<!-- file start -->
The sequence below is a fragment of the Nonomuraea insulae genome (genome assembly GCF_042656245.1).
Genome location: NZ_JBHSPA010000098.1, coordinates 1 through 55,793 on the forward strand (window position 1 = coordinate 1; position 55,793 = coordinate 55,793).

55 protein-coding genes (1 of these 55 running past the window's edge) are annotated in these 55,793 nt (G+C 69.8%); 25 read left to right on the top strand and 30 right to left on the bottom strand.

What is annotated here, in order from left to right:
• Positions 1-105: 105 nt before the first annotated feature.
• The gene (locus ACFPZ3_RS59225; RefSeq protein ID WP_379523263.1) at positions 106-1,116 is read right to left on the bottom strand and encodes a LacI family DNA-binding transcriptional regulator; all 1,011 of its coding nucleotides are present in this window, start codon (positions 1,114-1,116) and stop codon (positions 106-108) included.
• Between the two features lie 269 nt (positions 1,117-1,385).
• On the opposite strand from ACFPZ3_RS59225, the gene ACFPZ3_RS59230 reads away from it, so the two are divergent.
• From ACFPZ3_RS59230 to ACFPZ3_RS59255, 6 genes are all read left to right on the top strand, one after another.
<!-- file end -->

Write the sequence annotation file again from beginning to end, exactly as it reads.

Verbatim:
The sequence below is a fragment of the Nonomuraea insulae genome (genome assembly GCF_042656245.1).
Genome location: NZ_JBHSPA010000098.1, coordinates 1 through 55,793 on the forward strand (window position 1 = coordinate 1; position 55,793 = coordinate 55,793).

55 protein-coding genes (1 of these 55 running past the window's edge) are annotated in these 55,793 nt (G+C 69.8%); 25 read left to right on the top strand and 30 right to left on the bottom strand.

What is annotated here, in order from left to right:
• Positions 1-105: 105 nt before the first annotated feature.
• The gene (locus ACFPZ3_RS59225; RefSeq protein ID WP_379523263.1) at positions 106-1,116 is read right to left on the bottom strand and encodes a LacI family DNA-binding transcriptional regulator; all 1,011 of its coding nucleotides are present in this window, start codon (positions 1,114-1,116) and stop codon (positions 106-108) included.
• Between the two features lie 269 nt (positions 1,117-1,385).
• On the opposite strand from ACFPZ3_RS59225, the gene ACFPZ3_RS59230 reads away from it, so the two are divergent.
• From ACFPZ3_RS59230 to ACFPZ3_RS59255, 6 genes are all read left to right on the top strand, one after another.